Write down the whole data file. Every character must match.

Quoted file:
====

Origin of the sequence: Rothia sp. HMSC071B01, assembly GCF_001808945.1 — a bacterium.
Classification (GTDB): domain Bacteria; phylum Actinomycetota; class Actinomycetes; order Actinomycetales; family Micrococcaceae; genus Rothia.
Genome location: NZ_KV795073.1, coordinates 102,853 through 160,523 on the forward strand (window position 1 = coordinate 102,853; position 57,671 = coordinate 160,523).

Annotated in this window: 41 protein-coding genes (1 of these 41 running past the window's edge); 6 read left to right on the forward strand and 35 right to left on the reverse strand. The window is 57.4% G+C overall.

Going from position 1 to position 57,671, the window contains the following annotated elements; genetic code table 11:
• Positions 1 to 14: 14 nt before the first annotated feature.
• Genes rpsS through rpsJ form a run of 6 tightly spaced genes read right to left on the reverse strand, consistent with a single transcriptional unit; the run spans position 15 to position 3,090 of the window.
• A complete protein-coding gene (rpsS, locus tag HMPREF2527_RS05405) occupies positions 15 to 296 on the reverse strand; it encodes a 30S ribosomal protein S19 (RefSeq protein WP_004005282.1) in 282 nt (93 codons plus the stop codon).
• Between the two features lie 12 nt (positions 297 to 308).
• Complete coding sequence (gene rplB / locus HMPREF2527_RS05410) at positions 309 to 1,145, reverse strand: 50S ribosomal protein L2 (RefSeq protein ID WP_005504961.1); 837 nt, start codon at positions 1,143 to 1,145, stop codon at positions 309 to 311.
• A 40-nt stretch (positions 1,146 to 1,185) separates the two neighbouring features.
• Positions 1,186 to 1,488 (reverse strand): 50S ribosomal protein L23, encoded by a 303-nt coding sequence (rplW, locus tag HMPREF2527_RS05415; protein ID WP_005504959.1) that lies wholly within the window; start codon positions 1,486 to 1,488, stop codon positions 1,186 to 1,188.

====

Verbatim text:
Origin of the sequence: Rothia sp. HMSC071B01, assembly GCF_001808945.1 — a bacterium.
Classification (GTDB): domain Bacteria; phylum Actinomycetota; class Actinomycetes; order Actinomycetales; family Micrococcaceae; genus Rothia.
Genome location: NZ_KV795073.1, coordinates 102,853 through 160,523 on the forward strand (window position 1 = coordinate 102,853; position 57,671 = coordinate 160,523).

Annotated in this window: 41 protein-coding genes (1 of these 41 running past the window's edge); 6 read left to right on the forward strand and 35 right to left on the reverse strand. The window is 57.4% G+C overall.

Going from position 1 to position 57,671, the window contains the following annotated elements; genetic code table 11:
• Positions 1 to 14: 14 nt before the first annotated feature.
• Genes rpsS through rpsJ form a run of 6 tightly spaced genes read right to left on the reverse strand, consistent with a single transcriptional unit; the run spans position 15 to position 3,090 of the window.
• A complete protein-coding gene (rpsS, locus tag HMPREF2527_RS05405) occupies positions 15 to 296 on the reverse strand; it encodes a 30S ribosomal protein S19 (RefSeq protein WP_004005282.1) in 282 nt (93 codons plus the stop codon).
• Between the two features lie 12 nt (positions 297 to 308).
• Complete coding sequence (gene rplB / locus HMPREF2527_RS05410) at positions 309 to 1,145, reverse strand: 50S ribosomal protein L2 (RefSeq protein ID WP_005504961.1); 837 nt, start codon at positions 1,143 to 1,145, stop codon at positions 309 to 311.
• A 40-nt stretch (positions 1,146 to 1,185) separates the two neighbouring features.
• Positions 1,186 to 1,488 (reverse strand): 50S ribosomal protein L23, encoded by a 303-nt coding sequence (rplW, locus tag HMPREF2527_RS05415; protein ID WP_005504959.1) that lies wholly within the window; start codon positions 1,486 to 1,488, stop codon positions 1,186 to 1,188.